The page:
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Monday, October 4, 2010

Living Like Jonathan

Jonathan said to David, “Go in peace, for we have sworn friendship with each other in the name of the LORD, saying, ‘The LORD is witness between you and me, and between your descendants and my descendants forever.’” Then David left, and Jonathan went back to the town. 1 Samuel 20:42

Every child with a Christian upbringing grows up listening to the story of David. According to the Bible, David was a feeble young man, who God used to accomplish great tasks. David was the youngest of his brothers, yet he killed a lion and single-handedly led to the victory of the Israelites in battle by killing Goliath. Israel was at the time being attacked by the Philistine nation, which had a mighty weapon-the giant Goliath. Every man in the army was terrified, but young David confronted the giant and saved Israel. Interestingly, the story of David does not strike a chord in my heart, as does the story of Jonathan, his best friend. His story is one I honor and deeply cherish, right from the time I did colorings of him in Sunday school, to the time I delivered my first sermon about him.

Jonathan was the son of the king of Israel, Saul. He also happened to be the best friend of his father’s primary enemy-David. David’s defeat of Goliath catapulted him to super-stardom, overshadowing the king’s. Filled with contempt for the spotlight that was on David, Saul set out to kill him. Jonathan, who ‘loved David more than he loved himself’, warned him Saul’s plans, thereby saving David from death. A power struggle ensued in the following years, resulting in the death of Saul and his entire household. David was established as king of all Israel. He did however, remember his friend Jonathan, and sought to find out if any of his family was still alive. Mephibosheth, Jonathan’s cripple son, was the only remaining member of the family, but David felt so much compassion for him on account of his father, that he invited him to eat at the king’s table all the days of his life. He also gave back to him all the land and servants of his grandfather, Saul. This story of love and karma is in many ways a reflection of my grund.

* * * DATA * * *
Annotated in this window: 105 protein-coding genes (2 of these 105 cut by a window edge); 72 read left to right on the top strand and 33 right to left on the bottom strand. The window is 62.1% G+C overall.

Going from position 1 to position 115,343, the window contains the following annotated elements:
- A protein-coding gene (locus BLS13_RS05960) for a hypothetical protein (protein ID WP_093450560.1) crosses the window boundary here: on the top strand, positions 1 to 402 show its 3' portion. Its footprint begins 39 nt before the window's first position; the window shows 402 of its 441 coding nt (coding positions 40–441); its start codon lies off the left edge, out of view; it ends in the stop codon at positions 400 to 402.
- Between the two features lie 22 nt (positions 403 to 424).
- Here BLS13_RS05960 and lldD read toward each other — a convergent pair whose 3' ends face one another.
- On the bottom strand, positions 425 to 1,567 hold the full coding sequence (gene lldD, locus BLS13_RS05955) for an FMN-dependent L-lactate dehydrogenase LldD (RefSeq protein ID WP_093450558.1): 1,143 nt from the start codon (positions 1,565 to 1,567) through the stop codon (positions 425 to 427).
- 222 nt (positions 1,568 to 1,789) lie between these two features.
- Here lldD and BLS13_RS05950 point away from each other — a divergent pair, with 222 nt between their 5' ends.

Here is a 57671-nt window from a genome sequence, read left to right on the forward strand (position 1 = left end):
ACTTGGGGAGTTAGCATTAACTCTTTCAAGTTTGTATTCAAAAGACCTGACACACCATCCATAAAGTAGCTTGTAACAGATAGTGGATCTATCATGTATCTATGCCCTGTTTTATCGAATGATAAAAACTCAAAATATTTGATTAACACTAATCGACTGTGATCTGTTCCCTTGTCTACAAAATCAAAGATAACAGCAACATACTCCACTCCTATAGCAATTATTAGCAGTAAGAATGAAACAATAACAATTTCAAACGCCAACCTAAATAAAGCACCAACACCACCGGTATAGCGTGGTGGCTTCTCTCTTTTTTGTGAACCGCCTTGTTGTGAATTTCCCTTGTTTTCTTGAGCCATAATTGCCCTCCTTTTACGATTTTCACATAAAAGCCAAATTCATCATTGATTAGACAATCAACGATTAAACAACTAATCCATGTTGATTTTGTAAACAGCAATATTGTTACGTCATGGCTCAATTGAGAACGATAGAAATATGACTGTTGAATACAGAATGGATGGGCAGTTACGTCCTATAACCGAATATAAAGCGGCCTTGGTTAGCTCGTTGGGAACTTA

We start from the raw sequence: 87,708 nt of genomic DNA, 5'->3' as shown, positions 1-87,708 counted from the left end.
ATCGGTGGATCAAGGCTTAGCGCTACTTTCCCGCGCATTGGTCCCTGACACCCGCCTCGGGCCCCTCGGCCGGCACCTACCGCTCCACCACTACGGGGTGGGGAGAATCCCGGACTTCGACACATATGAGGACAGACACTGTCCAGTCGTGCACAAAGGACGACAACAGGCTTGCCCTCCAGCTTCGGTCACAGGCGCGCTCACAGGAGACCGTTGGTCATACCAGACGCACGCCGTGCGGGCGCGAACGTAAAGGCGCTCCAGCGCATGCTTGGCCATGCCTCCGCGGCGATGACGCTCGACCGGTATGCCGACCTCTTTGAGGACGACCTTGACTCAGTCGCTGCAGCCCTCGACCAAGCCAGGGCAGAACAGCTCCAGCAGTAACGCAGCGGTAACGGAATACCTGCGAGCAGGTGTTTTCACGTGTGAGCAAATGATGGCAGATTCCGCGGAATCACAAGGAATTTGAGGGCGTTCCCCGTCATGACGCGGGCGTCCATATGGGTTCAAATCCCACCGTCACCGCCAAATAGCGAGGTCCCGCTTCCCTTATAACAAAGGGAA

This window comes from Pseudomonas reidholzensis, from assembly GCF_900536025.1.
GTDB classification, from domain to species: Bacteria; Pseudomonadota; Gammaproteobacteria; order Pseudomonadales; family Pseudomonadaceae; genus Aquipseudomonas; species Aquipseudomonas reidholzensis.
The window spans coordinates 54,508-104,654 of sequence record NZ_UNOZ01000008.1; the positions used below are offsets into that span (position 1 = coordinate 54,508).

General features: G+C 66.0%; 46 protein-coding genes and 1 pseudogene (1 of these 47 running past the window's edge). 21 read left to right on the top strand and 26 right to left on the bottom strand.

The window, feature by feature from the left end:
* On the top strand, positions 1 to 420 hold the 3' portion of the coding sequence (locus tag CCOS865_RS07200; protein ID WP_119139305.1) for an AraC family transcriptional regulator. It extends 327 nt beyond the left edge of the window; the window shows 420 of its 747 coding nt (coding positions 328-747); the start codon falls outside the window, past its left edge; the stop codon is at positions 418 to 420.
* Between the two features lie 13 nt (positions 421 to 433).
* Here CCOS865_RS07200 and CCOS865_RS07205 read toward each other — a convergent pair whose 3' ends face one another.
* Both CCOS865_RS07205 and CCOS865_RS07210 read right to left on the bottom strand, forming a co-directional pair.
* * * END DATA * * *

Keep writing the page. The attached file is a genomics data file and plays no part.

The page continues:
I am a middle child and I suffer from undiagnosed middle child syndrome. Some years back when my mother addressed a get-well-soon card to my sister, who had just had surgery, she forgot to write my name. I had always felt so forgotten that I learnt to work hard in school and get very good grades, which I believed, would attract my parents’ attention. My not so brilliant idea worked perfectly for years, until I realized that being in the limelight is not everyone’s destiny. My syndrome had surreptitiously spilled into every facet of my life, driving me ever so passionately to what I believed to be the ideal existence- a David in my own world.

The story of Jonathan has provided a source of solace for me throughout my life, albeit unconsciously. Growing up with him slowly sobered me into reality. When I colored a drawing of him in Sunday school, I didn’t know I was coloring the image of a man, whose life would lead to a defining moment in my own life. When I delivered a sermon about his life in my high school chapel, I knew then, that my life was slowly coming full circle.

Jonathan had a choice. He could betray his friend David and become king himself. It was his birthright after all. Yet he chose to remain true to their friendship, and his generation was rewarded for this act of faithfulness. Some of us were not born to be the stars, but to support the stars; to be faithful to them and steer them towards their destiny. I have encountered many stars in my short life, and my competitive spirit has had a very hard time accepting that I needed to be Jonathan to them. My obsessive desire to be the first in every examination was, in view of this fact, simply a product of my inner struggle for attention. What I needed to understand though, was that I could focus on helping others improve academically, and, in this respect, become like Jonathan.

Learning to live like Jonathan monumentally transformed my outlook on life. Of course I know that I do not live in 1000BC, and I have no Mephibosheth, who will come after me to benefit from my input in others’ lives. I am nevertheless filled with pleasure and peace when I consider that I can be, in essence, a musical note in someone’s symphony of life. My presence, I hope, will make the performance of that symphony, all the more fulfilling for him or her.

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